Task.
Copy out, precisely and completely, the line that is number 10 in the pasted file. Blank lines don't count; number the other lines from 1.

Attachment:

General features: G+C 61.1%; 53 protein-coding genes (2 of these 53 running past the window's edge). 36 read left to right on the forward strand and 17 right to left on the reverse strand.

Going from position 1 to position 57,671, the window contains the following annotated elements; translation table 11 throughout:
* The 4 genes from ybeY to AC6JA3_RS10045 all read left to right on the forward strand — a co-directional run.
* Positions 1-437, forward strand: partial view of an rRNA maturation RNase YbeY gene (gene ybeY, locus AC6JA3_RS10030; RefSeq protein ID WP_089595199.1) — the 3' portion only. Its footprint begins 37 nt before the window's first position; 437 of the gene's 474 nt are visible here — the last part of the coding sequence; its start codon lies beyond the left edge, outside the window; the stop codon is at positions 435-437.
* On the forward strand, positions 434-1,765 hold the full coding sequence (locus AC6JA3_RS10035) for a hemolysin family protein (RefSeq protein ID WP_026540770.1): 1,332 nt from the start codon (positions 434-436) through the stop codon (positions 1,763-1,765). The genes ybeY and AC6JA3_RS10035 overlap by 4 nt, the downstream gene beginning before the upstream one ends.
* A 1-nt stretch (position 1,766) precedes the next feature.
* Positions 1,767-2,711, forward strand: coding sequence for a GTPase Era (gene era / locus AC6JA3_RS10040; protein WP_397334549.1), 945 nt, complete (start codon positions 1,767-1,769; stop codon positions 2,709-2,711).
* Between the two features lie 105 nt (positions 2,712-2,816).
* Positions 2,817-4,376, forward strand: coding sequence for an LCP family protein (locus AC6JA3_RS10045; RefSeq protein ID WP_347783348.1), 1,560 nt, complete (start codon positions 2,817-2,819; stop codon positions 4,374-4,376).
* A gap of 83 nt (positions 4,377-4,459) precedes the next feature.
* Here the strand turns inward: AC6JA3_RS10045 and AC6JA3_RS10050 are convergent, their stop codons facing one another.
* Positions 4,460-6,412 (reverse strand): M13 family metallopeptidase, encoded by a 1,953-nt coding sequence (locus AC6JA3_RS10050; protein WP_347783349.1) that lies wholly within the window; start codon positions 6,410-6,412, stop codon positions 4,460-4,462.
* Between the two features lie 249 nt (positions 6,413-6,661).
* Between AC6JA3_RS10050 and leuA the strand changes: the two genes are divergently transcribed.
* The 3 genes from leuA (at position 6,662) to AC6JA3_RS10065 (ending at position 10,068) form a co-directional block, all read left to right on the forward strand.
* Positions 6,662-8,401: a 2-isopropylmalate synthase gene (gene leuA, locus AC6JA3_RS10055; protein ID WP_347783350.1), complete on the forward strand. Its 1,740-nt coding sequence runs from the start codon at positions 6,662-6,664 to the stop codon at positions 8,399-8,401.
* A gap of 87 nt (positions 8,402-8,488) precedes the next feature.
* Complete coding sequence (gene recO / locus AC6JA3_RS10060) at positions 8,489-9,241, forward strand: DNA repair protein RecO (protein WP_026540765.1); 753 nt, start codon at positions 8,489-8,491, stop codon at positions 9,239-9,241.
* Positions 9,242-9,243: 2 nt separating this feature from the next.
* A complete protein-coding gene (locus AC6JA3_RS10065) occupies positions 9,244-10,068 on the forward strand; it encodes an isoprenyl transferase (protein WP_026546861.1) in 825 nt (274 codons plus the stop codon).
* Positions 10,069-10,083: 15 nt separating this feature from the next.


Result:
* A gap of 83 nt (positions 4,377-4,459) precedes the next feature.